Mobile Media and Youth Engagement in Malaysia

Mobile Media and Youth Engagement in Malaysia

Joanne B. Y. Lim (The University of Nottingham Malaysia Campus, Malaysia)
DOI: 10.4018/978-1-4666-6166-0.ch008


Youth engagement is often said to be at the heart of democracy, though the extent of such efforts in affecting policymaking remains highly debatable. Nonetheless, there have been heightened attempts by “ordinary citizens” to reform the country's state of politics and to improve society's living conditions. Malaysia's authoritarian democracy has been a crucial motivation for young adults to “have their say” in challenging the current regime. This chapter highlights the various ways in which young adults use mobile media to activate and participate in civic, community, and political engagement whilst taking into account the many restrictions that are set up by the ruling government to monitor and control such engagements. Discussed alongside youth definitions of nationalism, citizenship, and activism that are embedded within the interviews, the findings are juxtaposed with present post-election discourses taking place within the country. The relationship between mobile media and youth engagement further affirms the idea of a new generation of mobile users that are not just technologically savvy but are using their knowledge to affect significant societal changes.
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In May 2013, more than 100,000 Malaysians, mobilized and coordinated by waves of text messages, assembled at the Kelana Jaya Stadium – the first of five Black 505 rallies held nationwide to protest electoral fraud. During the previous year, following the Bersih 3.0 rally which garnered over 250,000 people at the Merdeka Square, Parliamentary member Fong Po Kuan’s (DAP – Batu Gajah) queried regarding jammed telecommunication lines during the rally. In a written reply, Information, Communications and Cultural Minister Datuk Seri Dr Rais Yatim explained how the system could not handle the high usage:

Cellular telecommunication systems generally do not have enough capacity to support such high numbers of telephone conversations and transfer of data, as what occurred during the Bersih 3.0 gathering…when such cells are full, the system will reject calls and this results in the user being unable to make calls. (Yuen, 2012)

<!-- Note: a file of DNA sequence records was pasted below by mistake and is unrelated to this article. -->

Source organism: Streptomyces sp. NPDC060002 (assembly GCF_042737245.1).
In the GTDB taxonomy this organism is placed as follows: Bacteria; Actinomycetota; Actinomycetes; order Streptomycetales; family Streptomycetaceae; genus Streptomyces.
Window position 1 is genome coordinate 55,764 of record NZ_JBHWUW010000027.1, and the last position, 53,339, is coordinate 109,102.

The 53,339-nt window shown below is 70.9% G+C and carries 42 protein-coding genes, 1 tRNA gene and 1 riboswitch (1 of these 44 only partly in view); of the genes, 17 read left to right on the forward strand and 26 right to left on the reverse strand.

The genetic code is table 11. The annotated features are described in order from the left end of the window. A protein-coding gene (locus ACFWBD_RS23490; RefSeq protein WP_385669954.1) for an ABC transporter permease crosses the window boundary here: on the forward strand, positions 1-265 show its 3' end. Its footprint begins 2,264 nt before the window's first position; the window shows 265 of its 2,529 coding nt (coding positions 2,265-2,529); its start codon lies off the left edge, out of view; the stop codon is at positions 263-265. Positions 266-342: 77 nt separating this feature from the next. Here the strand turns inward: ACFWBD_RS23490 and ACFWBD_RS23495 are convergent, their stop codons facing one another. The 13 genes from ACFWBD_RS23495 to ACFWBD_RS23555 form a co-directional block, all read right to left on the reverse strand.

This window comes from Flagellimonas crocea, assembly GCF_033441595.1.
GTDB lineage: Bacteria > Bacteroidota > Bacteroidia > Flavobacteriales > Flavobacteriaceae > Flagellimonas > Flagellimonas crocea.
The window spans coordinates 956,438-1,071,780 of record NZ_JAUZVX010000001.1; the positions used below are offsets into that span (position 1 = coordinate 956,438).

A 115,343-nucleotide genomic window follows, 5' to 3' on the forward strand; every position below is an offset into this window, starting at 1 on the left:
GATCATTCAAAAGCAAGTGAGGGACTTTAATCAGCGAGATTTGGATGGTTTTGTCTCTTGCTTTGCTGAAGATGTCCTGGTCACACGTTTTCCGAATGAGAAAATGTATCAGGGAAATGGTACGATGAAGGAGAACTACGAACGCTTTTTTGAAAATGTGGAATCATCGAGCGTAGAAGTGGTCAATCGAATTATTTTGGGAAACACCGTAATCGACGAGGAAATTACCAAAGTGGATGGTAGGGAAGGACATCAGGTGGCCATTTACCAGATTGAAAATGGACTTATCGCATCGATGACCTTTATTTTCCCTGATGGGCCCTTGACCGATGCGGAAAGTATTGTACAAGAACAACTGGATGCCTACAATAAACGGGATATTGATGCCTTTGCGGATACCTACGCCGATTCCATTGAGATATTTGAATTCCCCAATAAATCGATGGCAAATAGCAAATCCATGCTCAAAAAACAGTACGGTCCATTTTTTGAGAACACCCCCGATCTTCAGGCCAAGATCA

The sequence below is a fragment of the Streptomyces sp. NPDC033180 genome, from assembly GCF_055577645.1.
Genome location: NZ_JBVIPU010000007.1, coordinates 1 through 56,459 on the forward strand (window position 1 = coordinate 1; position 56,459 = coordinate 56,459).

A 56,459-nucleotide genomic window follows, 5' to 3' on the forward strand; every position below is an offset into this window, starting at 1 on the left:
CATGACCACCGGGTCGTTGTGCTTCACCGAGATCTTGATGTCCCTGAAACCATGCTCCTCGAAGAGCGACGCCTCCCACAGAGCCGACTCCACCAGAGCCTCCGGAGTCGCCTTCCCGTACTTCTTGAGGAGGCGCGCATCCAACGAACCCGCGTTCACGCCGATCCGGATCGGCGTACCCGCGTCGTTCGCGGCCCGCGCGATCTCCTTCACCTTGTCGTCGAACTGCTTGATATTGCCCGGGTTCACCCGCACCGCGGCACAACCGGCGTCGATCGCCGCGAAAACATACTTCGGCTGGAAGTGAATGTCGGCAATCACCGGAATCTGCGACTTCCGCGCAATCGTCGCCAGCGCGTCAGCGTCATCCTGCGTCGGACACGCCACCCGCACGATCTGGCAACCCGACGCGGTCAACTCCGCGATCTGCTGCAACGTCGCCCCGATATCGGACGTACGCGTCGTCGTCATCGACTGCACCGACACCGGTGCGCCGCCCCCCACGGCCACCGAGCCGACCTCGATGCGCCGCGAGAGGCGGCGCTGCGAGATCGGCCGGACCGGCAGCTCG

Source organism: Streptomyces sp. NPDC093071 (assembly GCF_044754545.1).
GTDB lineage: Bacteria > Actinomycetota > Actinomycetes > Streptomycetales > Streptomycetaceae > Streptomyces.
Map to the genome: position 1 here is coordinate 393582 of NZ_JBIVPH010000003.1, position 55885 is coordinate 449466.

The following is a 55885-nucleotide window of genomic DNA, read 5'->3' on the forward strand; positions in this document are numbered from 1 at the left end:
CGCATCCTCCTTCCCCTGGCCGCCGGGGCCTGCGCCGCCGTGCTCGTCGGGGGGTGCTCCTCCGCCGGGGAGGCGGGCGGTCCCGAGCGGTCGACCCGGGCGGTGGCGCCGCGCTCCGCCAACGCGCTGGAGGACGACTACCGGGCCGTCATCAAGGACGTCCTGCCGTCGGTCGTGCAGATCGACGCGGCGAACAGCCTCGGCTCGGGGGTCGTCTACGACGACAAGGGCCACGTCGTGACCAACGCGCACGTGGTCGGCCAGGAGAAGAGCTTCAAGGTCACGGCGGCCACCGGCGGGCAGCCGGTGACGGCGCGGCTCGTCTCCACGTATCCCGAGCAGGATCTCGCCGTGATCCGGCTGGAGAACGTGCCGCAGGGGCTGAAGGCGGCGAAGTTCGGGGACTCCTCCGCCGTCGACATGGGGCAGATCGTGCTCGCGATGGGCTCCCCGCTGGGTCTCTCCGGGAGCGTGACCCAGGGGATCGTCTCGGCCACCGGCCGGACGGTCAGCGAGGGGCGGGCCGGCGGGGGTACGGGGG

Both the Black 505 and Bersih rallies offer clear examples of how online social networks contribute to the mobilization of individuals leading to more civic engagement in the physical world. The response on telecommunication jamming presents us with two indications pertaining to mobile media in Malaysia. First, the current condition of cellular telecommunication system in Malaysia leaves much to be desired, and second, mobile phones are the main form of communication during such rallies. A counter argument arising from the query was that authorities had jammed phone services to hinder further mobilization of people. If this was true, then the rationale for doing so would be based on the idea that mobile phones are indeed the main source of information and method of communication among rally supporters, thus allowing crowd engagement via mobile phone updates. This further affirms the significance of mobile media concerning influencing participation among youths in Malaysia. However, as put forward by Cherian George (2005), in his well-known thesis on Internet penetration, it is necessary for the Internet to be studied alongside political contexts – whereby high Internet penetration does not imply higher participation. The extent to which mobile penetration affects physical engagement in civic, community and political activities must be challenged and probed.

While social media platforms such as Facebook and Twitter continue to serve as the main communication tools accessed via mobile phones, another important function gaining increasing popularity are mobile applications (or mobile apps), developed for 3G phones including the iPhone, BlackBerry, Android and Windows phones. In May 2012, a study reported that more mobile subscribers used apps than browsed the web on their devices (Perez, 2012).

During the recent 13th General Elections, several mobile apps were launched, including the most installed UndiPRU13 (created by a local app developer, Appandus Sdn Bhd – see Figure 1), to enable users to get information on the 727 constituencies, including their locations, and a flexible search function for key words relating to a (previous) member of Parliament, State Assemblymen and election results since March 2008 (The Malaysian Insider, 2013).1 The apps, downloadable for free via Google Playstore and Apple iTunes, could even set a reminder on the various ceramahs (campaign talks). The opposition, Parti Keadilan Rakyat (PKR) on the other hand, launched a mobile app called ‘PKR’ as a campaign tool to disseminate information to the public. Various features included providing the latest updates on election-related issues, voters’ registration check, info graphics, videos of ceramahs, press conferences, the party’s campaign activities and schedule, and profiles of the party’s candidates (see Figure 2). The app was linked to “social media platforms such as Facebook and Twitter for a wider outreach” (Amin, 2013).

Figure 1.

Undi PRU13 mobile app screen capture

Figure 2.

A sample from over 40 mobile apps related to the GE13

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